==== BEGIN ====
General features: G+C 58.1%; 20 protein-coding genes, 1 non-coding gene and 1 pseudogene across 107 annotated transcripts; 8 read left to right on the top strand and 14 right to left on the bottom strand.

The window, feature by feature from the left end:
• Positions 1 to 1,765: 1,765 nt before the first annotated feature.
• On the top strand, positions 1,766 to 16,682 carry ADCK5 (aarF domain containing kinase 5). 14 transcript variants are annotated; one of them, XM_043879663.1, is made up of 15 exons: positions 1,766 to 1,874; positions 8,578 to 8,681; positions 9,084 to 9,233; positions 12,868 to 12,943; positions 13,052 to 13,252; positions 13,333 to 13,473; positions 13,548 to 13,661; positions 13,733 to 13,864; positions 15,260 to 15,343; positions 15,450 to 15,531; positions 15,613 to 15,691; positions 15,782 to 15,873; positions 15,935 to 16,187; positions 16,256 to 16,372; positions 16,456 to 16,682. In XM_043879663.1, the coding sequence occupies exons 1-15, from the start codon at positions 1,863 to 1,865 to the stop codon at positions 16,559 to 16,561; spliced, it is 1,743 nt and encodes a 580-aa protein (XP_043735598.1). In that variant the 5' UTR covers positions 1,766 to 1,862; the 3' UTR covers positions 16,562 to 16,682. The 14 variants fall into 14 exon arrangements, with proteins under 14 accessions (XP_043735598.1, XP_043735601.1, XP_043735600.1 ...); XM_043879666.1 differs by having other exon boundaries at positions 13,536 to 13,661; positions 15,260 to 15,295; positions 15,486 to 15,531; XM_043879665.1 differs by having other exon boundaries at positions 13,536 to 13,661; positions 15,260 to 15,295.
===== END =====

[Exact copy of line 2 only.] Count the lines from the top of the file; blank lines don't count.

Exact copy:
The window, feature by feature from the left end: